- Get Advice: When you start welding new materials, make sure there is no critical chemical reaction that can form. As I pointed out for cooper, an expert would immediately make you aware of the risk for welding when welding autogenous.
- Follow your instinct: Sounds esoteric at first, however as mentioned before, especially gas explosions need to build up. While some gases are odorless, some aren’t. If you pick up a gas smell or hear a strange sizzling from your gas bottle, investigate and check before continuing. Common sense goes a long way in preventing accidents.
When welding, a material with a high melting point is molten. If any material with a lower melting point is close enough to such a heat source, it will ignite and burn. Therefore taking proper care of what materials are close to the welding area is of vital importance. Furthermore, having a fire extinguisher close can put out flames before things become critical. Note here: When extinguishing a fire, be careful about the current of the welder, or you trade death by fire against death by electrocution (which is another point). Not every fire extinguisher is suitable for a welding workshop!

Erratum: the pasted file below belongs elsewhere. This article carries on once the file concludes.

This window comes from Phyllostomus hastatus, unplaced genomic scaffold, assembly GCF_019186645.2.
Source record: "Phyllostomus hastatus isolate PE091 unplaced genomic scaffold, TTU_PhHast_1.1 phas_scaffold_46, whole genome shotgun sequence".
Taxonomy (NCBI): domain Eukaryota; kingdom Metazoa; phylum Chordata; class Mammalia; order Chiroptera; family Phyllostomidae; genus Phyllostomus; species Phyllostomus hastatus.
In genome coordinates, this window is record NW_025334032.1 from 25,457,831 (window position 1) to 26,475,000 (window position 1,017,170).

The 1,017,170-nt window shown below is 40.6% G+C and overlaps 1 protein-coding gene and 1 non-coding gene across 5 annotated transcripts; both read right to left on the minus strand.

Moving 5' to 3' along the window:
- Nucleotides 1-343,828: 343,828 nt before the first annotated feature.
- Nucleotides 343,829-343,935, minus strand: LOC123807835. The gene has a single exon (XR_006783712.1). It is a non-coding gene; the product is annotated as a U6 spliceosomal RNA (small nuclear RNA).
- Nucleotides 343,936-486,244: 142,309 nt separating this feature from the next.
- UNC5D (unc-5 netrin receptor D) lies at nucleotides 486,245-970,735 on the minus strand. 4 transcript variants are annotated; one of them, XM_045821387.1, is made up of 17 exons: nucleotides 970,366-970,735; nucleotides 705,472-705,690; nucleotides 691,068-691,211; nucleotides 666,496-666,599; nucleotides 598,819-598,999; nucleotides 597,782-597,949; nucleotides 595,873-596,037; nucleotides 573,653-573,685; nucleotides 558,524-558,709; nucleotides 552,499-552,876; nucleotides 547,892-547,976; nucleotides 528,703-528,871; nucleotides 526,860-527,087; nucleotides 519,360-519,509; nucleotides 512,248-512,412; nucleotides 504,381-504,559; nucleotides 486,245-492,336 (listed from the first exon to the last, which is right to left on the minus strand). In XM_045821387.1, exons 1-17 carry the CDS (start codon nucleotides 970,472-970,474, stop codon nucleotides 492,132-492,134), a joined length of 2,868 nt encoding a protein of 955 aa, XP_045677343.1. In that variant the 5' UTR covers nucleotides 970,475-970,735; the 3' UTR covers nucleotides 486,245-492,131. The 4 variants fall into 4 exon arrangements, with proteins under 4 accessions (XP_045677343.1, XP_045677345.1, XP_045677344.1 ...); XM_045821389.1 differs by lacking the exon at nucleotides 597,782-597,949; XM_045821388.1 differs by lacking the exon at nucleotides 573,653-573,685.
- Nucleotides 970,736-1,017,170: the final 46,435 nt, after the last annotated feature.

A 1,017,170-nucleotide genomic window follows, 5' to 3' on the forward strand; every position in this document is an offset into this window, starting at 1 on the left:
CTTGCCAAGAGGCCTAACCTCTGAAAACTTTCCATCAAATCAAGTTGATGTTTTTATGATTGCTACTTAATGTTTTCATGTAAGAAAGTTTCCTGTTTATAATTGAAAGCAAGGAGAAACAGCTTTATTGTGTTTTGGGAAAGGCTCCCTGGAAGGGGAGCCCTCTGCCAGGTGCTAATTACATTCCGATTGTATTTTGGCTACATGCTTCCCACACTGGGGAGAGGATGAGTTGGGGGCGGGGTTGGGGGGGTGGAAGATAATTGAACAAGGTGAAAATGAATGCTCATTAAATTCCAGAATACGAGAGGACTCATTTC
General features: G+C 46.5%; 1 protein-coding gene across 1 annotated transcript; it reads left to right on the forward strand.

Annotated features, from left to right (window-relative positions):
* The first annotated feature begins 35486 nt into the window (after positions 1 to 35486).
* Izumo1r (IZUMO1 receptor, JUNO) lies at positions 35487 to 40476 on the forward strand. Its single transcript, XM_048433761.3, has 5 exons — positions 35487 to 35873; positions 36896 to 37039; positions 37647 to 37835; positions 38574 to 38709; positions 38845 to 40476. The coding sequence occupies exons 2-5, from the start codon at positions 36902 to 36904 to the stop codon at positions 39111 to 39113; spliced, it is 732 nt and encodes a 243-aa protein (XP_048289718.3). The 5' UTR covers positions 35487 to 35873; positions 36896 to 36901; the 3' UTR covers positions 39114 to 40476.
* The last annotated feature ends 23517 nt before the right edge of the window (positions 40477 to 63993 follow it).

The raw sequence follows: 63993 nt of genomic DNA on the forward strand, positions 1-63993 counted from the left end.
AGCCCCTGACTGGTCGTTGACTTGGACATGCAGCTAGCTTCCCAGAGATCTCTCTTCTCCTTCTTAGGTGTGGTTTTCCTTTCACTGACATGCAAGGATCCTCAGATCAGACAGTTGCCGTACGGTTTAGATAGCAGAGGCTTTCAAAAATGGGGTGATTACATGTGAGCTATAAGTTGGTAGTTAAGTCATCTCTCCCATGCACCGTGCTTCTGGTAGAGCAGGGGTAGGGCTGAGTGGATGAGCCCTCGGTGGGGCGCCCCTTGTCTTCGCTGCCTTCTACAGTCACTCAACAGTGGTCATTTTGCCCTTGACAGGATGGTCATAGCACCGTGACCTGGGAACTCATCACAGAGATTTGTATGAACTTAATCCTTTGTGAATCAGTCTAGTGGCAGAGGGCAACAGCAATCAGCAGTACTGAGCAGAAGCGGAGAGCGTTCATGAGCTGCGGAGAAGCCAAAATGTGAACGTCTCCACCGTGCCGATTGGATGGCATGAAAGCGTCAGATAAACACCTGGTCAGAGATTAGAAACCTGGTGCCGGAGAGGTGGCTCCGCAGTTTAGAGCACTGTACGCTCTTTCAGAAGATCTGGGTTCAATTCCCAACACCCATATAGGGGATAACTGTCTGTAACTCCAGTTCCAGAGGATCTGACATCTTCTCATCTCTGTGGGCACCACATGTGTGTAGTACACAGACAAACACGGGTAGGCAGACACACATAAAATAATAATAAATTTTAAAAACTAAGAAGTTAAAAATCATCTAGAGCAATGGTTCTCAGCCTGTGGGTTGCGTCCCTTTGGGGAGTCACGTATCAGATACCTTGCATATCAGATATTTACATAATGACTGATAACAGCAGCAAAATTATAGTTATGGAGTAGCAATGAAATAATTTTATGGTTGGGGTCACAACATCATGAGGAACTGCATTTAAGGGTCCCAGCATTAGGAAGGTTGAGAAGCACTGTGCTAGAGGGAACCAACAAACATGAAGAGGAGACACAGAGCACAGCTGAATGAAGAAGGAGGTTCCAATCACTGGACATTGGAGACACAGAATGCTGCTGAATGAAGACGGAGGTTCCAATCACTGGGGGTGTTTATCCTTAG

The second source of fire hazards is unclean surfaces. Grease, oil, and paint have a low ignition point and will flash quite quickly. Also, be careful with any gas leaks on Acetylene or Propane tanks. And especially Oxygen. Apart from observing all good safety standards, keeping an eye out for odors and hissing sounds.
Very similar to the risk of explosion, as both risks are related. One addition though: Keep a fire extinguisher at hand when welding. Fire can’t always be prevented, and errors are human. A close by positioned extinguisher mitigates the actual risk significantly and is not only good practice, but required in workshops.
Drowning in Argon is a well-known and sadly still too frequent occurrence that can easily be prevented. However, it shows that even a non-toxic noble gas like Argon can be quite dangerous for welders. Argon is only one example of a gas that is odorless and replaces the air around the welder unnoticed, especially when welding tanks or in other close quarters. This risk needs to be mitigated.